Rhetorical Considerations and Style in Psychology Writing
Written for undergraduate students and new graduate students in psychology (experimental), this handout provides information on writing in psychology and on experimental report and experimental article writing.
Contributors:Dana Lynn Driscoll, Aleksandra Kasztalska
Last Edited: 2013-03-11 12:53:19
Knowing who you are writing for, why you are writing, and in what context is key to writing successfully within your psychology courses.
Audience: Your audience is person or group of people you are writing for. In psychology courses, this is often your professor or teaching assistant, although you might also be asked to write for a "general audience of psychologists" or to your classmates. Your instructor may or may not indicate who your audience is for your paper, so it is always good to ask. In articles, it is more complex—a combination of reviewers, journal editors, and readers in your area of interest.
Your audience's expectations about your writing determine:
- Formatting and style
- Tone of the piece
- The amount of technical language or jargon used
- The amount of information you assume the audience already knows
Audience expectations aren't always straightforward. For example, if you are taking a course in psycholinguistics and you are writing a critical review of research on semantic priming, your primary audience for the course is your instructor. While your instructor knows what semantic priming is, you may still be required to define it in your paper so that your instructor knows that you know what it is. Part of the instructor's expectation in this case is that you can clearly define key vocabulary concepts discussed in class in your term paper.
Purpose: While the overall purpose of your term paper or experimental report may be clear (to pass the course, to convey the results of your research) more specific purposes for writing your report are not always so. When you are prewriting and drafting, as yourself not only what your larger purpose is, but also what additional purposes you may have and want to achieve.
Context: The context is the larger writing situation in which you find yourself. Are you writing for a class? Are you writing an internal report to your advisor? Are you writing an article in preparation for submission to a journal? The context in which you are writing is another important factor that helps you determine style, format, and content of your piece.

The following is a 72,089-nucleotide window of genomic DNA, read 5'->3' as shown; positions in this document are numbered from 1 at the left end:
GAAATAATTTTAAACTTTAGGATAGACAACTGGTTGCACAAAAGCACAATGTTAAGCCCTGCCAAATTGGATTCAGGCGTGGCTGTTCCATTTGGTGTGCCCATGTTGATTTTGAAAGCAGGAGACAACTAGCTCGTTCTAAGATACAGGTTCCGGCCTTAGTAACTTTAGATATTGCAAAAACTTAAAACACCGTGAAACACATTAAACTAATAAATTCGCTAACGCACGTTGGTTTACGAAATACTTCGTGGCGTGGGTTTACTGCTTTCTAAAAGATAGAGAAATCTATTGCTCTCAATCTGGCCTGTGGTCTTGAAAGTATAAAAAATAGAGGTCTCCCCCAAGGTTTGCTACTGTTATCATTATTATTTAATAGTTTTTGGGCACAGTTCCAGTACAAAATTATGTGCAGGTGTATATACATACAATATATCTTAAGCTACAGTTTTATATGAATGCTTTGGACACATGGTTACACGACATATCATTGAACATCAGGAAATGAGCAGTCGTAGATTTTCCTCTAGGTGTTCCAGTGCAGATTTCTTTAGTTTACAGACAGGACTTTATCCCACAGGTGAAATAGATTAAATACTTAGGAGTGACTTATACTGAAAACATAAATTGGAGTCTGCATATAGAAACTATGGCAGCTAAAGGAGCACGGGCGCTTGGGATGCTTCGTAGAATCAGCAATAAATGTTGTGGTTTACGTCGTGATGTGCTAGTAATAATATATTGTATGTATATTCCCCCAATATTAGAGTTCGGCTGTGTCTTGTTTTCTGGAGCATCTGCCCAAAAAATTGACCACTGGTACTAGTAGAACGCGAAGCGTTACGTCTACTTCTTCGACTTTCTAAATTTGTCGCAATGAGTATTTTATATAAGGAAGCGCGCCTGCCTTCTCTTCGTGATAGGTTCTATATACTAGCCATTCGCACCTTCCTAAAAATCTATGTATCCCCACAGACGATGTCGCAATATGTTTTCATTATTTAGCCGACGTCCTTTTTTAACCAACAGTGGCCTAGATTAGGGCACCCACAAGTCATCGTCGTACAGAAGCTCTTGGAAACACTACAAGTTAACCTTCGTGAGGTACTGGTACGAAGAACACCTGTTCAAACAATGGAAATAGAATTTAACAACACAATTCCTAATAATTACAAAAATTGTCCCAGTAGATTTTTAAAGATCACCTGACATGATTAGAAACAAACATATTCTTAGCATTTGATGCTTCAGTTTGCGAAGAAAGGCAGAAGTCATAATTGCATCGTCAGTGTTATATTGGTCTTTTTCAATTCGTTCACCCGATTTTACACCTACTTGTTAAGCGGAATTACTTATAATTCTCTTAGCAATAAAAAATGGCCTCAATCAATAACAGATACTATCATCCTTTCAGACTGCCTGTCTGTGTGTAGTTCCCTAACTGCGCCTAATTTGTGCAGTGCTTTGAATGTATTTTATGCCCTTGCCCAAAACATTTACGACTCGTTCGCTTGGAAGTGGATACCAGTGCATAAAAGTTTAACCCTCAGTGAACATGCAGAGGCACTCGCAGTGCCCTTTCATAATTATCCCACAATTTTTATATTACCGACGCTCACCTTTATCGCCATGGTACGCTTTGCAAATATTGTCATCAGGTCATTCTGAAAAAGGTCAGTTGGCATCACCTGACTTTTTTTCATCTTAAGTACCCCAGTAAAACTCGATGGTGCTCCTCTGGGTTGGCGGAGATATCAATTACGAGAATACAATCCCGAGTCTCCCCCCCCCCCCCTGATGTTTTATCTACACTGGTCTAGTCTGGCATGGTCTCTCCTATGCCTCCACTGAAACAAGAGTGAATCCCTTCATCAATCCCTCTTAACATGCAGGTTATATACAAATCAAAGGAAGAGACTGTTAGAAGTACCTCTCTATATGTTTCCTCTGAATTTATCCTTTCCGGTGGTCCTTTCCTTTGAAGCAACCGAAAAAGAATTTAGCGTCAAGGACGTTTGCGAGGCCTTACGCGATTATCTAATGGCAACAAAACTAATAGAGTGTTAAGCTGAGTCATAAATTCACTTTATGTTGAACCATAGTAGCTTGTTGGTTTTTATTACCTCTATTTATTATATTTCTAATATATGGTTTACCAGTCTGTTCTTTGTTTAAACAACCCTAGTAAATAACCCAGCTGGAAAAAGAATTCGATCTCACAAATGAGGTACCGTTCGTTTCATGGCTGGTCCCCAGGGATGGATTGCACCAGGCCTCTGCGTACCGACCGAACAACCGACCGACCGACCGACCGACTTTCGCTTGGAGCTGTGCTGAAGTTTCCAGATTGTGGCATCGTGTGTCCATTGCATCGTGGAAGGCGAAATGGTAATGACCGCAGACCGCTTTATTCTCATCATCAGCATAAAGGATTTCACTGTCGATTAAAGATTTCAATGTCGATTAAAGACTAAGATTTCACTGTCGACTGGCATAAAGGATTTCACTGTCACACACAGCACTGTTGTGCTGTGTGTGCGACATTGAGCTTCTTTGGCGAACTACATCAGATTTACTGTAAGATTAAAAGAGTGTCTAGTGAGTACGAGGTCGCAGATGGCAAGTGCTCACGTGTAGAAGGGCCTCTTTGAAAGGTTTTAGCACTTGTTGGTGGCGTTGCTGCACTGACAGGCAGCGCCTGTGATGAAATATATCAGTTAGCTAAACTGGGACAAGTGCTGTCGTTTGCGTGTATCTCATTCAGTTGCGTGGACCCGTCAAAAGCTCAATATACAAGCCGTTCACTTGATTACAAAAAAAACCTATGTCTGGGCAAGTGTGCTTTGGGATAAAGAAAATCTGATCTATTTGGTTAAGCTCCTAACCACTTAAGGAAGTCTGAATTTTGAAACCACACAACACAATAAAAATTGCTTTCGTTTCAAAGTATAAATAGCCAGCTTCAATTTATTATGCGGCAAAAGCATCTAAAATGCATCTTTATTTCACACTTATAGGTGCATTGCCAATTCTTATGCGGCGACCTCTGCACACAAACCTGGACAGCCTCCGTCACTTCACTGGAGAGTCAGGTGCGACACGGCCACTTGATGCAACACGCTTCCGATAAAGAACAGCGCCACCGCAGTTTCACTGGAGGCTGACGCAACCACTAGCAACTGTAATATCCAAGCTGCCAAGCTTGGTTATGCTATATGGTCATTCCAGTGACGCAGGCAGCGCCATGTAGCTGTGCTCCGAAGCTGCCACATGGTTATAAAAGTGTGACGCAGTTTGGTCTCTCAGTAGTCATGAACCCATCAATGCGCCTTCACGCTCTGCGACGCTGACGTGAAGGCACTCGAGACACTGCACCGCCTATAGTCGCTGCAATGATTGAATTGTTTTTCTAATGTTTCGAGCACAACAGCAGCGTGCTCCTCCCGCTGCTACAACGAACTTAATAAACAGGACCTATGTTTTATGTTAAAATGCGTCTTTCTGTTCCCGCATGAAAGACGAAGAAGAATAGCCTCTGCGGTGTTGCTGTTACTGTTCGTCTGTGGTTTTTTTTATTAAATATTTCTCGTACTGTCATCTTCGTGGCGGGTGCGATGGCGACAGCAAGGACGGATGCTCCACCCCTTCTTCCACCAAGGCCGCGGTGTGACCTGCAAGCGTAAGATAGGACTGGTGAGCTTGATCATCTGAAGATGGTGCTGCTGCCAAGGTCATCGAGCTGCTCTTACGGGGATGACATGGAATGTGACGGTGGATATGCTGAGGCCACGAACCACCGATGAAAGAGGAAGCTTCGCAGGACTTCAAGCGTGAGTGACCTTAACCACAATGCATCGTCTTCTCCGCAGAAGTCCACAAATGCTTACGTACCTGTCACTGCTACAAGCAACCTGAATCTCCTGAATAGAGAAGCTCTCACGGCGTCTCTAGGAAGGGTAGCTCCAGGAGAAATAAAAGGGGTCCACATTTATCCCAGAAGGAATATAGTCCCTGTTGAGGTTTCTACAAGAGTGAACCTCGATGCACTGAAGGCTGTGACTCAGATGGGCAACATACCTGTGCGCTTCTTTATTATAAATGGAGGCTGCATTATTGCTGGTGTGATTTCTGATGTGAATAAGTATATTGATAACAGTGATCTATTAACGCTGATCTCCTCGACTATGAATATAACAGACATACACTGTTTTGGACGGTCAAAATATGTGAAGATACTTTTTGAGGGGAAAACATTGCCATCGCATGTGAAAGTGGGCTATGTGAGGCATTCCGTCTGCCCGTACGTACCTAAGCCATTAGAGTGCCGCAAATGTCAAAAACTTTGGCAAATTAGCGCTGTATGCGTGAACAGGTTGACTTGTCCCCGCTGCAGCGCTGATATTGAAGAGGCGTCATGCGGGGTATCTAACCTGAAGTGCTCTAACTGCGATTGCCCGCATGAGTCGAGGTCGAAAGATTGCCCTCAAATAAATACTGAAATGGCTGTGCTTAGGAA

For more information on audience, purpose, and context see the Rhetorical Situation PowerPoint resource.
Formatting and style in psychology
Your choice of format and style are dependent on the audience, purpose, and context of your piece. Most writing in psychology follows a strict format, developed by the American Psychological Association (APA). Some instructors or journals may have their own style guidelines that deviate from APA to varying degrees. You should always ask for clarification on the correct formatting and style from your instructor, advisor, journal editor or other primary audience member.
As a social science, the style of writing is scientific. A good rule of thumb when writing in psychology is to be clear with your discussion, be concise in your writing, and minimize your use of first-person pronouns ("I think that…", "I believe that…"). See the Purdue OWL handout on Stylistic concerns in APA format for more information.
Learning style in your field can be tricky and requires time and practice. You can benefit from analyzing examples of other pieces of writing from psychology. Look at published articles or ask the instructor for examples of previous papers written for the course.
Prewriting and information collection
Depending on the type of report you are writing, you will go through various stages of prewriting. The following list provides you with some options finding material to write from and beginning to prewrite.
Prewriting note-taking and class notes: Notes from readings, class lectures, conferences and presentations, and other professional activities can help you formulate ideas. You can keep your thoughts, sources, and notes organized in a journal, text document, or on note cards before you write.
- If you are writing a critical review, keep notes on topics of interest and sources that you encounter during your class (and related coursework) that can contribute to your topic.
- If you are writing an experimental report, notes from your previous coursework can help you find sources of information. As you are planning and conducting your research, keep a notebook handy to record your thoughts and ideas.
Creating an annotated bibliography of articles and books: Annotated bibliographies can be excellent ways to summarize and organize sources you are drawing upon when writing critical reviews or experimental reports. Please see our Annotated Bibliographies handout for more information.
Additional Purdue OWL resources you may find helpful in writing for psychology
Avoiding Plagiarism: Plagiarism is a major concern of any discipline. Be sure you are clear on what constitutes plagiarism.
Writing Concisely: A strategy for eliminating wordiness and redundancy in your writing.
Quoting, Paraphrasing, and Summarizing: Assists you in integrating sources into your paper with different techniques and avoiding plagiarism.
Proofreading your writing: Every writer needs to develop good proofreading skills.